I have decided to add a new category to the blog – “general questions”. Unlike our “reader questions”, these are not exact questions I find in my inbox (and quote directly on the blog) – but they will cover topics that people just generally seem to be curious about.
Today’s topic is a prime example of one that seems to come up a lot (especially lately, for some reason) – mold growth in worm bins. i.e. ‘Should I be concerned?’; ‘How much is too much?’ etc
As many people have discovered, setting up a worm bin in the manner I typically recommend – that is, mixing bedding with food waste then letting it sit for a week or so before adding worms – can (and in fact, likely will) lead to some obvious fungal growth. This is to be expected, and is definitely nothing to worry about. Excess mold growth in a bin containing worms on the other hand may be an indication of something potentially more serious.
Let’s deal with each of these scenarios separately. First we have the case of various fungal species taking hold in the moist, warm (usually), nutrient-rich environment of a bin that’s just been set up. This should really come as no surprise – you’ve basically created the ultimate, low competition microbial buffet (and habitat) – kinda like a five star resort for microbes.
Add to that the fact that fungi tend to thrive in somewhat acidic conditions (typical of rotting food wastes), and it should almost be surprising if they DIDN’T appear!
As mentioned above, this situation is generally not something you need to worry about. What I would recommend you do when you see this growth is simply mix up the contents of the bin (again, we are talking here about a situation where there are no worms). Mixing the contents of your new bin once or twice before adding the worms is actually a really good idea in general. If, aside from the mold growth, things seem a little too wet, you may want to add some new dry bedding as well. Similarly, if after mixing, there still seems to be a lot of dry bedding you may also want to spray everything with some water.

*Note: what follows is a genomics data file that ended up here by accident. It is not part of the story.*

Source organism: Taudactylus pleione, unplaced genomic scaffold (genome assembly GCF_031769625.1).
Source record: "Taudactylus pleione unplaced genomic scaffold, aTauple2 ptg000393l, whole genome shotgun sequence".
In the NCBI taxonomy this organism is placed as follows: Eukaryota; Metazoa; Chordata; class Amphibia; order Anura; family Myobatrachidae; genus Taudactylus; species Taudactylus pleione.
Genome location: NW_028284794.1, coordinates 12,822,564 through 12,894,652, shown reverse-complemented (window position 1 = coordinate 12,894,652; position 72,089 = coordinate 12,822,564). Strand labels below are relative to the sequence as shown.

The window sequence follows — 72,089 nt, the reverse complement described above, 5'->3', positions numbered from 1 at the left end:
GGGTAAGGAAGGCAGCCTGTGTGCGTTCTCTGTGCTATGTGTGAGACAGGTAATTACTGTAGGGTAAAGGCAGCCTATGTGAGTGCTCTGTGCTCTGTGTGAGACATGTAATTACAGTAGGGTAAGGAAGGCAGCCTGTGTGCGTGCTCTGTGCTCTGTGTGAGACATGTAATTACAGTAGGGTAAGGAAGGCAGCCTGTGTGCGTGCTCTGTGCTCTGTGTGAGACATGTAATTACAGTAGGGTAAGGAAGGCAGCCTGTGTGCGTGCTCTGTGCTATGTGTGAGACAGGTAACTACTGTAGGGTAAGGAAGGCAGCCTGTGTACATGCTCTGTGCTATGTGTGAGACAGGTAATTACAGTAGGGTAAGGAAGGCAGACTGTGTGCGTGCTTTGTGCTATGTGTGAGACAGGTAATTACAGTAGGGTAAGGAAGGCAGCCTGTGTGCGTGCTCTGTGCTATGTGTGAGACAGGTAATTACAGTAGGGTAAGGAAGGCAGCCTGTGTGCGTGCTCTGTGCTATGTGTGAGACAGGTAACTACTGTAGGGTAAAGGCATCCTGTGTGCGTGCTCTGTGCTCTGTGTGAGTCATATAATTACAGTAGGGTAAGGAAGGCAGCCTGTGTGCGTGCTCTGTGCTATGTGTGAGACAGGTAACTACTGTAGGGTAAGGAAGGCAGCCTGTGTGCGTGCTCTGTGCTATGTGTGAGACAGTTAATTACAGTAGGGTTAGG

This mixing will break up the fungal mycelia (the hair-like growth typically associated with fungi), thus impeding further growth. Once the worms (and associated ecosystem) are added, the fungi should be kept in check via the movement, and direct grazing of the worms (and other critters).
This is why excess fungal growth when worms are present in the bin can be an indication of a problem – typically one of two things (often closely related to one another). The most common issue will likely be overfeeding. Plain and simple – if you add a lot more waste materials than the worms can consume, or if you add it in a form that is not particularly worm-friendly (i.e. you don’t do anything to assist the process), other organisms are going to take advantage of these food resources, often including various types of fungi.
Overfeeding can also be closely linked to the other main cause of fungal growth – the dreaded ‘sour bin’! This basically occurs when excess acidity builds up in a worm bin, most often as a result of too much food being added, or simply too much of a particular type of food being added. As some of you may recall, this is exactly what happened to me when I added too much food waste from one of my bokashi buckets to my European Nightcrawler bin (see “Symptoms of a ‘Sour’ Worm Bin“).
As I mentioned above, acidic conditions tend to favor the growth of fungi. Composting worms are actually quite tolerant of acidic conditions, so some drop in pH generally won’t be an issue, but obviously there is a limit to their tolerance.
Rather than waiting for the appearance of ‘mold’ in your system to let you know your bin is going sour, I would recommend being proactive in your efforts to keep things balanced. Slow-release pH buffers like crushed egg shells can help to prevent these conditions from developing in the first place.